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On Call: Leadership in Nursing

Organ Health – Brain, Lungs and Heart Hit the Charts, but What About Skin?

Published April 19, 2016 10:54 AM by Martie Moore
Imagine having this conversation with someone you are caring for, "Let me talk with you about keeping your skin healthy. It is just as important as your brain, lungs and your heart."  Unfortunately, it's not common nursing practice I've witnessed very often across the nation.  Skin in many ways is the forgotten organ of the body.  Utilitarian in its function, until it declares weakness or breakdown and then skin steals the show with open and difficult wounds.  In my own practice, I also did not give much thought to teaching or addressing skin health.  I thought about skin breakdown and worked to prevent issues but did not promote health.

It took a personal experience to change my way of thinking.  Being a chief nursing officer of a Magnet hospital, I and the team worked hard to keep our outcomes or incidences of skin injuries below benchmark.  I always felt that I was chasing the wrong work, but never understood what the right course of action should be until I met a patient I will call Mrs. W. 

Mrs. W was in her later 70s and having surgery for the first time. I was rounding and stopped in to visit her before she went down for surgery.  She was amazing.  Her skin was comparable to mine and there was a 25 year delta between us.  She worked hard to be healthy and she felt her skin was one of the most important tools she had to keep "young."  Step one for her was using a pH balanced cleanser.  She did not use soap and water as she knew that it would dry her skin.  Research now supports her actions that utilization of a pH balanced cleanser reduces potential dryness, erythema and irritation.  Her second step for skin health was to moisturize her skin two to three times a day.  She fed her skin from the outside to assure integrity of the organ. Returning to research on skin health, we now know that moisturizers that contain protectants like silicones, plant oils such as safflower/corn/coconut oils, humectants such as glycerol and hyaluronic acid, as well as nutritional components like vitamins, proteins and amino acids either individually or as plant extracts, are all part of keeping skin at its most optimal level of performance.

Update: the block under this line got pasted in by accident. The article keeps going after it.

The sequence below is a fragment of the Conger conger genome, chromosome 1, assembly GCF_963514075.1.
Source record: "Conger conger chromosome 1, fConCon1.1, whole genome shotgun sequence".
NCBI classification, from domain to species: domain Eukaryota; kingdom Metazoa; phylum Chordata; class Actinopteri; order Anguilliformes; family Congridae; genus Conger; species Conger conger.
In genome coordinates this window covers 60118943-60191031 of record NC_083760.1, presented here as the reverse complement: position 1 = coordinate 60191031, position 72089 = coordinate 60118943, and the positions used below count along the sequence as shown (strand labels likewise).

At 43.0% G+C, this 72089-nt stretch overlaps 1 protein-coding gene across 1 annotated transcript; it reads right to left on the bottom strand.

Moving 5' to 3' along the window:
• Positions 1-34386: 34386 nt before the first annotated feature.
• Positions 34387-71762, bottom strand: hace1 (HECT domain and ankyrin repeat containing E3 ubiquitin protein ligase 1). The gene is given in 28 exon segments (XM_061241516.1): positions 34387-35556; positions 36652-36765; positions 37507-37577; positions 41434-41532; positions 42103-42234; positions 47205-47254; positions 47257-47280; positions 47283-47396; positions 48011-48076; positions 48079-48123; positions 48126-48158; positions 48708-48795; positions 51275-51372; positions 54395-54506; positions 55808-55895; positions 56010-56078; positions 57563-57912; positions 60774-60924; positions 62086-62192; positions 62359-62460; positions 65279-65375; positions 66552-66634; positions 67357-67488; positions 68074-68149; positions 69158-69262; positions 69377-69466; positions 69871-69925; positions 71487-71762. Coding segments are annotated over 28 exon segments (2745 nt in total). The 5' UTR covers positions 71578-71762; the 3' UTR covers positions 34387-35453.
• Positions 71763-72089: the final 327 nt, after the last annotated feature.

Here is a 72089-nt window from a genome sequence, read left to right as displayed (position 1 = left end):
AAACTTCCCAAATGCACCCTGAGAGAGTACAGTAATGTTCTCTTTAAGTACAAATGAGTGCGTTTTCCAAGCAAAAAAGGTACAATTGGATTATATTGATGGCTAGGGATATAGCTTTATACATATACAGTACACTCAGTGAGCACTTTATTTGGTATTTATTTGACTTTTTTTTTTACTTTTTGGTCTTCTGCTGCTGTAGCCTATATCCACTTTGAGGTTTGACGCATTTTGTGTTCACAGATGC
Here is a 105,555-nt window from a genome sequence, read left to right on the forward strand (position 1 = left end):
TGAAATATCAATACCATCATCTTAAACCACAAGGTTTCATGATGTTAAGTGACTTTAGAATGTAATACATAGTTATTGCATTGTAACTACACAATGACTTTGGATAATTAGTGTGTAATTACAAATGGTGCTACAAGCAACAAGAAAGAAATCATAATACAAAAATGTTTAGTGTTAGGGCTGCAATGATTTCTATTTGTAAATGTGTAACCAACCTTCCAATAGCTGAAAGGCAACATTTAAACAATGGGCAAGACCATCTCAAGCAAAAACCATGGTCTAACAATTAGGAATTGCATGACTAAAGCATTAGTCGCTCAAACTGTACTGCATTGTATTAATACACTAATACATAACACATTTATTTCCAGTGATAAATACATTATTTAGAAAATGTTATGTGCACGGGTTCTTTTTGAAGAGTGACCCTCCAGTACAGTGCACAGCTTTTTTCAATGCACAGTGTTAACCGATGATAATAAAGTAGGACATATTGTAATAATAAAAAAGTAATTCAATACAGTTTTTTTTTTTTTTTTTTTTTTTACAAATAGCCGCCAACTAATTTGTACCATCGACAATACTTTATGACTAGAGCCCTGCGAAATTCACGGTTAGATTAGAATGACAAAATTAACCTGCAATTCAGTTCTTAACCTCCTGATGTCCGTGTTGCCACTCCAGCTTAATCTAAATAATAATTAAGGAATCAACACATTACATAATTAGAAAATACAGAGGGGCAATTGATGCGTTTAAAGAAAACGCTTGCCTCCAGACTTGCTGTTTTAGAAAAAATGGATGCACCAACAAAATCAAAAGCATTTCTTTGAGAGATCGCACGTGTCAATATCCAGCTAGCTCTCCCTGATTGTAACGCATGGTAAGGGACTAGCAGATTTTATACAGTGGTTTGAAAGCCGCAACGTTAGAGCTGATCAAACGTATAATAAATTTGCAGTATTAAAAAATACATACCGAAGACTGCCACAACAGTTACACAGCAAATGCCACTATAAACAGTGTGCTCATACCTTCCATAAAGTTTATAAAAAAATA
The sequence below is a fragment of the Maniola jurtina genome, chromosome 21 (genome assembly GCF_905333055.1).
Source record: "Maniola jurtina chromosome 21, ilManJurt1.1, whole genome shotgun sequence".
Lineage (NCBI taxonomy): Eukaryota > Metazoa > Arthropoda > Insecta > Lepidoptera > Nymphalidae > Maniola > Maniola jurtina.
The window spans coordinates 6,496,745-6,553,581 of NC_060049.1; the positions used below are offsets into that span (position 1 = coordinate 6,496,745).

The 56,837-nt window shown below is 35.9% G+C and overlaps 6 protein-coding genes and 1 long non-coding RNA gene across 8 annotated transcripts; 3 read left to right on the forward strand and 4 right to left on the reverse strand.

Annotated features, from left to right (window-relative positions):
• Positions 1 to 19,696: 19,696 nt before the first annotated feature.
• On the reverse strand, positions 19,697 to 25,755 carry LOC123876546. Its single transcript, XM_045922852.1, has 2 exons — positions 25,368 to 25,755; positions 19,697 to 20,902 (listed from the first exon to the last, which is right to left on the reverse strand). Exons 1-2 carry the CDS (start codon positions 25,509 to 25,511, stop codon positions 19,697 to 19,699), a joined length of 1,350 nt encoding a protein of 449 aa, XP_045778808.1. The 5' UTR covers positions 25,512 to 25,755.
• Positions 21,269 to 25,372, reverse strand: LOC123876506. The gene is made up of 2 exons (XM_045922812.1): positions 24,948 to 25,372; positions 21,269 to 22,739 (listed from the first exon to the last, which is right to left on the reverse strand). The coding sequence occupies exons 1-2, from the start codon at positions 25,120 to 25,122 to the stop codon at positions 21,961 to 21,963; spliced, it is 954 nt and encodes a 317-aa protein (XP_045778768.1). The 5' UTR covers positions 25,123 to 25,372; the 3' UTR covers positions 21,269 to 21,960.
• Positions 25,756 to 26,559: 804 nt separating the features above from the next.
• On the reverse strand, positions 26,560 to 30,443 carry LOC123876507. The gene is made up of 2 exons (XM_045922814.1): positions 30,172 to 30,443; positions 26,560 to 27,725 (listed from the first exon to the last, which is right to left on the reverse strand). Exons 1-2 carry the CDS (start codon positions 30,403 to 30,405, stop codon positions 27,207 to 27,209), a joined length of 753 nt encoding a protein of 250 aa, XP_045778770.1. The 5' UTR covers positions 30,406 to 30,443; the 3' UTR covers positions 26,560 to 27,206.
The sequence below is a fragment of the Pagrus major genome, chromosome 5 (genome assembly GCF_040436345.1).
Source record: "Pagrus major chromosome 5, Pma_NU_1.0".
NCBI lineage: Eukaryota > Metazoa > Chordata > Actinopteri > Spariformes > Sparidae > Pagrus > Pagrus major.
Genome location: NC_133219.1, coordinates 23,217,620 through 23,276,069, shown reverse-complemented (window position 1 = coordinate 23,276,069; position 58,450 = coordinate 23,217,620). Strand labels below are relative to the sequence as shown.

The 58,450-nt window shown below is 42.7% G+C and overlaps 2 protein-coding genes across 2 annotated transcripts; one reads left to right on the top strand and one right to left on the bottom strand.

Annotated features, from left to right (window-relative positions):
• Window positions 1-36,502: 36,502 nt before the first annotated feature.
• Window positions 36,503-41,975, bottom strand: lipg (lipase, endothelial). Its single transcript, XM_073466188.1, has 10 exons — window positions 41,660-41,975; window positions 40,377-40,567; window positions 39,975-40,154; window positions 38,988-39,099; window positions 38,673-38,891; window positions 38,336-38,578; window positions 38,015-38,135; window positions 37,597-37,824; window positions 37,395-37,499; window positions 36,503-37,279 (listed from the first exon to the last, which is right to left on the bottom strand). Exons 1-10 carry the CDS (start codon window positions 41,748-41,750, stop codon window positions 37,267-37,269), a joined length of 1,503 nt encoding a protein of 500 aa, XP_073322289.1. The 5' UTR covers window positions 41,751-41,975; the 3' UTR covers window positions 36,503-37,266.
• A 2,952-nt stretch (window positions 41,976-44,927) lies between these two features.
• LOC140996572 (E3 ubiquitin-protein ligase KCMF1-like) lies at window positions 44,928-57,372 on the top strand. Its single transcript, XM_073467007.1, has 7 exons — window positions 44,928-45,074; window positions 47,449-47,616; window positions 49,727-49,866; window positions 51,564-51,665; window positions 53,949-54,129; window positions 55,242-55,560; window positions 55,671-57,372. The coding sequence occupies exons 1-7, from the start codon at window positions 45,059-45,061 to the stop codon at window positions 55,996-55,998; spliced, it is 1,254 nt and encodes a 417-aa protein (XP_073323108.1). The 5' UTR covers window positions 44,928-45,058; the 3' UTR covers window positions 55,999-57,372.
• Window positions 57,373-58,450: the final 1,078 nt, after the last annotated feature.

Mrs. W. knew she needed to feed the skin from within as well.  She understood nutrition and hydration.  She worked hard to take in a balanced diet and fluids.  She was almost obsessed with her protein intake and felt that the hospital diet selection was less than desirable.  She also understood her vitamin and mineral needs and assured that she had an adequate ascorbic acid intake.  She was a renaissance woman when it came to skin.  She understood better than many, what needed to be done to care for herself and the skin she was in. I have often questioned our practices within healthcare.  Do we create skin issues by not understanding the role that nutrition and hydration play into the breakdown of the cells?

For your own nursing practice, think about what you can do to promote skin health.  Educate and promote the use of pH balanced cleansers.  Assure that those who you are caring for understand the need to moisturize their skin.  I have seen slathering rounds done twice a day to assure that skin is being cared for on a consistent basis. While this might seem like more tasks or work, it's beginning to translate into higher satisfaction with care and better skin health.  How is this being done?  You can do it while rounding. Or, consider offering a hand massage when you take vitals then provide moisturizer to the patient or resident and encourage them to apply it to the rest of the body.  A challenge for your practice is to change your thinking from moisturizing just when you assess dryness to never having to assess for dryness.  Promote nutrition and hydration and understand that your practice has to work within restrictions, based on disease and organ function.  Most people, especially the elderly, do not have balanced diets and good hydration.  Protein is one of the building blocks of healthy skin.  Remember for your practice, healthy skin can be achieved when you feed the skin from the inside and out.

Click https://www.medlineuniversity.com/d/program_portal/#program/1005/view to check out a video on how to care for geriatric skin. Learn more about Medline's unprecedented and holistic approach to skin health and a comprehensive program called Skintegrity by visiting http://www.medline.com/clinical-solutions/skin-health.

How often do you think about skin with your patients and residents and what are you doing to help them achieve healthy skin?

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